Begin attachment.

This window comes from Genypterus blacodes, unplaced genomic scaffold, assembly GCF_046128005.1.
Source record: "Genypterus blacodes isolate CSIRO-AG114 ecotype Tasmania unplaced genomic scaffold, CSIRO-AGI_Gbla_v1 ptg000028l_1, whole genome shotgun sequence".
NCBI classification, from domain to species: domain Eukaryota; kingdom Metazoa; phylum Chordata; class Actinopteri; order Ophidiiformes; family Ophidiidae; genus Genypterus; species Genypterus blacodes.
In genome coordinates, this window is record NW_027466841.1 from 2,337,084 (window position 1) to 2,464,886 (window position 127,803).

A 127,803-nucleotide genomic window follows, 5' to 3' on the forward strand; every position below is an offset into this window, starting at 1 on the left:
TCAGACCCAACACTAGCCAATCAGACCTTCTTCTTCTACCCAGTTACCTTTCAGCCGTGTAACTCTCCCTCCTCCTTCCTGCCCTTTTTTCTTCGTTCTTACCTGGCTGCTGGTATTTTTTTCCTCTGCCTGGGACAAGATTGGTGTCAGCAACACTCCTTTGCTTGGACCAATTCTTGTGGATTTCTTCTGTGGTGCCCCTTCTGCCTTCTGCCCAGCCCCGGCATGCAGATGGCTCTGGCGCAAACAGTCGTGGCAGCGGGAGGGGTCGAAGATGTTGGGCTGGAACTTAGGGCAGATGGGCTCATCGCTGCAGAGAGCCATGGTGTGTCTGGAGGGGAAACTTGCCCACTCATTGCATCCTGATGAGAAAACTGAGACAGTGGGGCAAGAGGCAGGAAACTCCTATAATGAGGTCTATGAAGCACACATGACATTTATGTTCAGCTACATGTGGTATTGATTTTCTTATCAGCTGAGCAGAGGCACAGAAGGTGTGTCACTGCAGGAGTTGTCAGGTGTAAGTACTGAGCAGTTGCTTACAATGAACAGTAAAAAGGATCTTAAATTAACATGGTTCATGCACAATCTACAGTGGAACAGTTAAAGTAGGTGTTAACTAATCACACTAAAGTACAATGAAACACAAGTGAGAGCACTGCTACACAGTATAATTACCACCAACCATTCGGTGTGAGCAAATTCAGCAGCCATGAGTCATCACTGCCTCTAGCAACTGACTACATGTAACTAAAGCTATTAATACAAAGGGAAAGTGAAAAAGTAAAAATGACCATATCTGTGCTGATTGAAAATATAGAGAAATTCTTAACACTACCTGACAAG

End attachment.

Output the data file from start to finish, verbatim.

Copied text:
This window comes from Genypterus blacodes, unplaced genomic scaffold, assembly GCF_046128005.1.
Source record: "Genypterus blacodes isolate CSIRO-AG114 ecotype Tasmania unplaced genomic scaffold, CSIRO-AGI_Gbla_v1 ptg000028l_1, whole genome shotgun sequence".
NCBI classification, from domain to species: domain Eukaryota; kingdom Metazoa; phylum Chordata; class Actinopteri; order Ophidiiformes; family Ophidiidae; genus Genypterus; species Genypterus blacodes.
In genome coordinates, this window is record NW_027466841.1 from 2,337,084 (window position 1) to 2,464,886 (window position 127,803).

A 127,803-nucleotide genomic window follows, 5' to 3' on the forward strand; every position below is an offset into this window, starting at 1 on the left:
TCAGACCCAACACTAGCCAATCAGACCTTCTTCTTCTACCCAGTTACCTTTCAGCCGTGTAACTCTCCCTCCTCCTTCCTGCCCTTTTTTCTTCGTTCTTACCTGGCTGCTGGTATTTTTTTCCTCTGCCTGGGACAAGATTGGTGTCAGCAACACTCCTTTGCTTGGACCAATTCTTGTGGATTTCTTCTGTGGTGCCCCTTCTGCCTTCTGCCCAGCCCCGGCATGCAGATGGCTCTGGCGCAAACAGTCGTGGCAGCGGGAGGGGTCGAAGATGTTGGGCTGGAACTTAGGGCAGATGGGCTCATCGCTGCAGAGAGCCATGGTGTGTCTGGAGGGGAAACTTGCCCACTCATTGCATCCTGATGAGAAAACTGAGACAGTGGGGCAAGAGGCAGGAAACTCCTATAATGAGGTCTATGAAGCACACATGACATTTATGTTCAGCTACATGTGGTATTGATTTTCTTATCAGCTGAGCAGAGGCACAGAAGGTGTGTCACTGCAGGAGTTGTCAGGTGTAAGTACTGAGCAGTTGCTTACAATGAACAGTAAAAAGGATCTTAAATTAACATGGTTCATGCACAATCTACAGTGGAACAGTTAAAGTAGGTGTTAACTAATCACACTAAAGTACAATGAAACACAAGTGAGAGCACTGCTACACAGTATAATTACCACCAACCATTCGGTGTGAGCAAATTCAGCAGCCATGAGTCATCACTGCCTCTAGCAACTGACTACATGTAACTAAAGCTATTAATACAAAGGGAAAGTGAAAAAGTAAAAATGACCATATCTGTGCTGATTGAAAATATAGAGAAATTCTTAACACTACCTGACAAG